Complacency is something all sports teams work to avoid, but at times, it’s something that seeps into the locker room, particularly after nabbing a playoff berth.
That would not be the case for the Rowan men’s ice hockey team, though.
After clinching a spot in the Mid-Atlantic Collegiate Hockey playoffs at the end of November, the team took to the ice with passion, and rattled off two straight victories to snap a two-game slide. Rowan started off with a 6-3 win over the University of Maryland, then topped off the weekend by defeating University of Maryland-Baltimore County 2-1.
“We had a good week of practice,” head coach John Caulfield said. “We made a few tweaks defensively, and worked a bit on the power play.”
Special teams has become a focal point for Caulfield and the Profs this year, as they’ve struggled mightily to stay out of the box, but have also cashed in on a wealth of power play opportunities.
Rowan tallied three power play goals against the University of Maryland en route to a lopsided win.
One of the beneficiaries of the surplus of power play minutes was freshman forward Connor MacEwen, who scored one of his two goals on the man advantage.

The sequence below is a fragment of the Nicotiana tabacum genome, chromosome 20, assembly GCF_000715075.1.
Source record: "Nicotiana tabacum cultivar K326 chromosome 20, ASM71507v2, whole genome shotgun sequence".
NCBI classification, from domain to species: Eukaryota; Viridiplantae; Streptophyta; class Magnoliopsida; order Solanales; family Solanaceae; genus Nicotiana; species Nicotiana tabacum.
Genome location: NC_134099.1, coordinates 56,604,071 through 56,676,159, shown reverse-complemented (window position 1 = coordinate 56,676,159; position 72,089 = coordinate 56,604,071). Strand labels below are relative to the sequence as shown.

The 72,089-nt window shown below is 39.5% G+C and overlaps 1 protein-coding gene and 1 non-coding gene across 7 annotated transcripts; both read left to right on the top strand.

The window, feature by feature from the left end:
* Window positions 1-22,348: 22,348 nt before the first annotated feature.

“Connor had a great game against Maryland,” Caulfield said.
On the flip side of the power play unit is the penalty-kill unit, which had the difficult task of killing off just under 30 minutes of penalties over the weekend. Rowan’s penalty-kill unit has now been on the ice for just about a quarter of the season’s total minutes.
“The most important thing we need to do is stay out of the box,” Caulfield said.
The Profs focus on two keys to their game each week: keeping bodies out of the penalty box, and putting together a strong, four-line game.
Executing both of those tasks will be crucial in order to tackle their two upcoming opponents—Wagner College and the defending national champion, New York University.
Rowan and Wagner saw each other earlier in the season in what was a decisive, 6-2 road victory for the Profs. The brown and gold again struggled to keep themselves out of the penalty box in that contest, registering six penalties in the first period alone.
Caulfield knows his team cannot repeat those antics.
“Wagner has a good power play, so staying out of penalty trouble will be key,” Caulfield said. “They also bring a more physical element than some teams, so if we can use our speed early and get the pace up, the plan is to wear them out by using four lines.”
At this juncture of the season, NYU is not playing like the team that won the national championship a year ago. The Violets currently hold a 9-7 record, and have just four wins in their last eight contests. Regardless of their current play, NYU is a capable, veteran squad.
As always, the Profs have to excel in one specific area this weekend—avoiding excessive amounts of penalty minutes.
“If we can stay out of the box, we can play with anyone,” Caulfield said.
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